Sunday, January 31, 2010

The Humane Society of the Commonwealth of Massachusetts

In my last post, I noted George Washington's letter to REVEREND JOHN LATHROP praising the original Humane Society of Massachusetts which Rev. Lathrop helped found.

That group is still around. You may view their official site here.

As this relates to Washington and religion, in "George Washington's Sacred Fire," Peter Lillback cites Washington's thoughts on Lathrop's sermon as evidence of his orthodox Christianity. Indeed, Lillback repeatedly notes Washington's special praise for the address, that he received it with "singular satisfaction." Lillback also claims said Humane Society was "deeply committed to historic Christianity." (p. 671.) Lillback's book defines "historic Christianity" as "orthodox."

The problem is, it's likely that Rev. Lathrop was not an orthodox Christian AND a number of the founders of the Humane Society were committed Unitarians.

From the official site:

Formally established in 1786, The Humane Society of the Commonwealth of Massachusetts elected James Bowdoin, the governor of Massachusetts and the founder of Bowdoin College, to be its first president. The other original trustees were Rev. John Clarke, Dr. Aaron Dexter, Rev. Dr. Simeon Howard, Rev. Dr. John Lathrop, Rev. Samuel Parker, Dr. Isaac Rand, Dr. John Warren, Dr. Thomas Welsh, Dr. Benjamin Waterhouse and Judge Oliver Wendell. In 1791, The Humane Society was formally incorporated in the Commonwealth of Massachusetts.

One of those unitarians, Dr. Waterhouse, corresponded with Thomas Jefferson. Jefferson felt comfortable writing what follows to Dr. Waterhouse:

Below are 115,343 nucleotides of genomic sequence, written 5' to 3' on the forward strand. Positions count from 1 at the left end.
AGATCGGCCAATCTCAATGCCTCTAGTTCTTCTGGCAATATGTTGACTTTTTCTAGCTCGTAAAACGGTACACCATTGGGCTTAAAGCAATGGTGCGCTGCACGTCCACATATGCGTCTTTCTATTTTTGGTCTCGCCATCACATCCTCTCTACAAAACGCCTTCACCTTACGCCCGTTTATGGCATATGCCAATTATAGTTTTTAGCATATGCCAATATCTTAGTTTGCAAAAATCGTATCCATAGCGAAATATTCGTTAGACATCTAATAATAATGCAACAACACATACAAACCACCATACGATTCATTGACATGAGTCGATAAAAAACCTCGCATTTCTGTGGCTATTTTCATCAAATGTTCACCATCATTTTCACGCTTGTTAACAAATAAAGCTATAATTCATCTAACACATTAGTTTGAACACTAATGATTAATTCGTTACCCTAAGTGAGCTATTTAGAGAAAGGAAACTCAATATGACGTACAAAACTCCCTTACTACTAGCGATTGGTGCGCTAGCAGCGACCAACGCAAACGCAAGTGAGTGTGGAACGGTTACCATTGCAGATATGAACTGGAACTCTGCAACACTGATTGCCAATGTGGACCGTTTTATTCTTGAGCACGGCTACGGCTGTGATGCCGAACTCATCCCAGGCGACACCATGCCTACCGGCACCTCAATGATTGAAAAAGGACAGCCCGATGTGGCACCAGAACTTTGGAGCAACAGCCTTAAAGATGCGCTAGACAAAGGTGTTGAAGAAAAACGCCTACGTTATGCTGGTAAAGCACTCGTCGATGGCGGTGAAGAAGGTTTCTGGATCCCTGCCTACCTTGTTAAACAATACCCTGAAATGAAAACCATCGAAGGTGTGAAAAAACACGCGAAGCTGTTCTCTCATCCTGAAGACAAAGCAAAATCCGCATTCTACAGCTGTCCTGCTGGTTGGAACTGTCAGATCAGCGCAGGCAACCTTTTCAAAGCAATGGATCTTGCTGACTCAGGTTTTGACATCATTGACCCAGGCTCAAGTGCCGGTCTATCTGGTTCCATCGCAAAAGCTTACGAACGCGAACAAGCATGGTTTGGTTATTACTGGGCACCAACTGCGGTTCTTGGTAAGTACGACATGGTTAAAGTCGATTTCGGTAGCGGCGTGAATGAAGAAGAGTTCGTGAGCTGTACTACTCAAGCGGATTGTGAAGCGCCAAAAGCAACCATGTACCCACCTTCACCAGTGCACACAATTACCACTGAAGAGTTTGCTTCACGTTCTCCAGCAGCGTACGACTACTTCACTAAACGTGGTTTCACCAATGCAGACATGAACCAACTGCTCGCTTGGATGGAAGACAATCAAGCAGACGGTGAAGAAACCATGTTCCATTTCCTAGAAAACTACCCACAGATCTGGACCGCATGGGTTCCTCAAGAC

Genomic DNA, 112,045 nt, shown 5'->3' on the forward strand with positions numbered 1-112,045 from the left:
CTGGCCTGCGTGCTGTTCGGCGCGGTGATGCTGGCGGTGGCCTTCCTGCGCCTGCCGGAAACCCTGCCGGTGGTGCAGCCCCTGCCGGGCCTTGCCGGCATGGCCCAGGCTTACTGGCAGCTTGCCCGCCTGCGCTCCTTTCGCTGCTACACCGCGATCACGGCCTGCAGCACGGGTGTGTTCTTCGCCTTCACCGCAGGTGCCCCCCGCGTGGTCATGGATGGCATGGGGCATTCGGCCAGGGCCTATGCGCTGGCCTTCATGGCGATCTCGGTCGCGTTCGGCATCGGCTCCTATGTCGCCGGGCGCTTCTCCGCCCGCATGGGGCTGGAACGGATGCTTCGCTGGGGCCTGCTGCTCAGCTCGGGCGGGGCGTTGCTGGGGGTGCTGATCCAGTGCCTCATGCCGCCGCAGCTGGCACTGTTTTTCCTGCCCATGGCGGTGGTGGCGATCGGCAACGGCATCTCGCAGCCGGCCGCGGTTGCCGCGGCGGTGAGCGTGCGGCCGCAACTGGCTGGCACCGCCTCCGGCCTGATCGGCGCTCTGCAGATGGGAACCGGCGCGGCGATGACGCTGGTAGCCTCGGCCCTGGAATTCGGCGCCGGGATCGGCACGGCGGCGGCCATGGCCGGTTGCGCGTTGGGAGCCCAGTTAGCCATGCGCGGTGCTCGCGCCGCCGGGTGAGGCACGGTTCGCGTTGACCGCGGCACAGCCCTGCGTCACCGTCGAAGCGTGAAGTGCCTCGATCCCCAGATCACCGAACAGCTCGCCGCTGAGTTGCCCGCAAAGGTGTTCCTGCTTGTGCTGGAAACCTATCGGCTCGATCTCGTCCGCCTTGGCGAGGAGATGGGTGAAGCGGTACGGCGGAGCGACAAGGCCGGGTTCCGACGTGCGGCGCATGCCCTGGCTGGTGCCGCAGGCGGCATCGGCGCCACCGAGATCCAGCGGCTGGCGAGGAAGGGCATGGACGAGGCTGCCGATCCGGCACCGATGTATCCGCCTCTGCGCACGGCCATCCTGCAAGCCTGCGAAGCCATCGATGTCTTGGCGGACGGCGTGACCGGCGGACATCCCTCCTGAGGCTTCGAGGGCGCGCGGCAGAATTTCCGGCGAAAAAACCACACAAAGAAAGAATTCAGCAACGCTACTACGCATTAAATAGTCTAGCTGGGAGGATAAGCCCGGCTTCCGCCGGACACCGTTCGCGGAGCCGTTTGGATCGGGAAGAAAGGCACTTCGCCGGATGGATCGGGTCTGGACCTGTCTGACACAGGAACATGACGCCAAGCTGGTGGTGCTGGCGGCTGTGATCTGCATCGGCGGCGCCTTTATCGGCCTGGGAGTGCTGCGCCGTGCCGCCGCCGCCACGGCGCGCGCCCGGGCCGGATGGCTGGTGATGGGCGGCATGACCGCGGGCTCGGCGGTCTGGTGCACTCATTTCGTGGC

... The doctrines of Jesus are simple, and tend all to the happiness of man.

1. That there is one only God, and he all perfect.
2. That there is a future state of rewards and punishments.
3. That to love God with all thy heart and thy neighbor as thyself, is the sum of religion.

These are the great points on which he endeavored to reform the religion of the Jews. But compare with these the demoralizing dogmas of Calvin.

1. That there are three Gods.
2. That good works, or the love of our neighbor, are nothing.
3 That faith is every thing, and the more incomprehensible the proposition, the more merit in its faith.
4. That reason in religion is of unlawful use.
5. That God, from the beginning, elected certain individuals to be saved, and certain others to be damned; and that no crimes of the former can damn them; no virtues of the latter save.

Now, which of these is the true and charitable Christian? He who believes and acts on the simple doctrines of Jesus? Or the impious dogmatists, as Athanasius and Calvin? ...